Pirelli Motorsport’s Mario Isola says the 2020 F1 season could be less unpredictable with the 2019 compounds, which will only have tyre pressure change.
Following rigorous testing of the 2020 Pirelli compounds throughout the 2019 F1 season and also at Yas Marina Circuit in Abu Dhabi, the F1 teams unanimously voted to retain the current year tyres for the next season as no one was happy with the new spec.
The Italian manufacturer were preparing the 2020 tyres with consistency in mind which would have helped in the races rather than focusing on qualifying pace. It was termed slow and with the decision of either 2019 and or 2020 and no mixed case, the former won.
The construction of the 2020 Pirelli tyres will remain the same as Isola explained that the tyre pressure will be changed so that compounds adjusts with the 2020 cars. The Italian, though, conceded that there will be less unpredictability due to the retention.
“Just the pressure will be adjusted compared to the new performance of the cars,” said Isola, Pirelli, to FormulaRapida.net, when asked. “So we see every year we have an increase of performance that we can estimate at 1-1.5s/lap as an average.
“That means that you put more energy on the tires and therfore we need to put more pressure on the tires. That is the way in which we work. The system is always the same [every season] as we receive simulations from the F1 teams.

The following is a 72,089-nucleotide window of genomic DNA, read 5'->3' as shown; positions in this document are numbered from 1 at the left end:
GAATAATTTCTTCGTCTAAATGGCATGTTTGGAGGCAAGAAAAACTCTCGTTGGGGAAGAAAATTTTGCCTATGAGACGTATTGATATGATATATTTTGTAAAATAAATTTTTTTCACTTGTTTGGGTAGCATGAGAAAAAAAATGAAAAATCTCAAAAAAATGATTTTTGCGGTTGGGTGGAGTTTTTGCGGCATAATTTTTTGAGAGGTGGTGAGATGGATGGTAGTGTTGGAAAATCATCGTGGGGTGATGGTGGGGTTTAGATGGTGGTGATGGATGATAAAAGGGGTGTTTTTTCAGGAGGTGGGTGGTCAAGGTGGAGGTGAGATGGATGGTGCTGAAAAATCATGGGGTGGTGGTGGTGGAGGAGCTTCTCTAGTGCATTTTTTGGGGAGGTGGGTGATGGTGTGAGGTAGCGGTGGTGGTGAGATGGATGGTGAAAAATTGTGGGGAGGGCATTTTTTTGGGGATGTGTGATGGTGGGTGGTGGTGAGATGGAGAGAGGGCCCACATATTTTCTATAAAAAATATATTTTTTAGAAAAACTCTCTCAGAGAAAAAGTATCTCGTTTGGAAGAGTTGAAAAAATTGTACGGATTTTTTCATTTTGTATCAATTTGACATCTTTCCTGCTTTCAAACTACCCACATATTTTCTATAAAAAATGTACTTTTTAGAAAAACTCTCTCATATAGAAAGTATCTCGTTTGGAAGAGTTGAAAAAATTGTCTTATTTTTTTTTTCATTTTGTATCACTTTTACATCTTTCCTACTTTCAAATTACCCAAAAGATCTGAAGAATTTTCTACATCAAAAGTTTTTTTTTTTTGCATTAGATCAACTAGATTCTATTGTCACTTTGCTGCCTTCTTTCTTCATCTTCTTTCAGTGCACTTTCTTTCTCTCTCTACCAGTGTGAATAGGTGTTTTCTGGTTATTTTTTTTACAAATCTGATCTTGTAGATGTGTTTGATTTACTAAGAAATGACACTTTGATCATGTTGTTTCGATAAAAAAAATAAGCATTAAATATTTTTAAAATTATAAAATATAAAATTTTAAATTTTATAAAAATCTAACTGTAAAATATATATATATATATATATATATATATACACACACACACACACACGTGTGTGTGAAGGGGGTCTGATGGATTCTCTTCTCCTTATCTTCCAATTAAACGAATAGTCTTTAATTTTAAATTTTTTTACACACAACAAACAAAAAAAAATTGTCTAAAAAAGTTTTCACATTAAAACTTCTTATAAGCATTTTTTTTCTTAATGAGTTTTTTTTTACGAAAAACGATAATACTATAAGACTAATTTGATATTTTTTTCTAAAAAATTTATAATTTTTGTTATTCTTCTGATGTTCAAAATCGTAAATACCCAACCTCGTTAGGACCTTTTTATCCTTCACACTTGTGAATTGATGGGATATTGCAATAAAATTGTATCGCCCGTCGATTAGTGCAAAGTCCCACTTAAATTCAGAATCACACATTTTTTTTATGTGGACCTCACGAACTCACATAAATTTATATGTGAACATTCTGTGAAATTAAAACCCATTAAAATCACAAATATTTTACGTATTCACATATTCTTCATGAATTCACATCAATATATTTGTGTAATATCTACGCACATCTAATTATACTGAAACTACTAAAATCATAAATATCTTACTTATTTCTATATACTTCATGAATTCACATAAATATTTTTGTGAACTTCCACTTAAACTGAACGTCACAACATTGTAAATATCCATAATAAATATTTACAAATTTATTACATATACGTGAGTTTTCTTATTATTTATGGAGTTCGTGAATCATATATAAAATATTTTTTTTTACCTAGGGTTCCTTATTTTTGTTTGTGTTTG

“When we receive them, we have some indicators to identify the solutions. It is possible that we have a bit more overheating, obviously with a higher pressure, or a bit more degradation. I think that in that case it is possible that we have a bit more pace management during the race, but nothing else.
“The other point is teams know the tyres very well so they have lots of data, so probably we have a bit less unpredictability.” Isola also explained that the timeline to act for them as well as F1 teams was very short and so the safer choice seemed to keep the same tyres.
Since the F1 cars are complex machines and so, to work on bigger solutions, it would have needed more time for Pirelli to work. “[To start with] we have no concerns [to have same tyres] because the 2019 product is very good,” he said.
“We had an exciting season with a lot of action and good racing so I’m not worried about staying on the 2019. For me the problem is, you have cars that are very very sophisticated so if you make any small change the impact on the car is huge.
“The new profile of the rear tyre, the difference was probably less than 4mm, something like that. And the drivers feel the difference, so you can understand from that how sophisticated the cars are.
“Or, when you change the weight of the tyre by a few hundred grams they immediately feel it, and we are talking about a car of 730kg. So any change on these cars is something they feel in a big way, and they have to learn how to extract the best performance.
“If we talk about the cars, they have full control of what they do, because they develop the cars, they develop the engines. There is a third party, Pirelli, that is developing the tyres, so they are not in the full control of that process.
“This is the big difference between cars and tyres.” Following the announcement of retaining the 2019 tyres in 2020, Pirelli also revealed the compounds for first four F1 races as teams have already submitted the number of tyres they have opted for.
The story was co-written by Duncan Leahy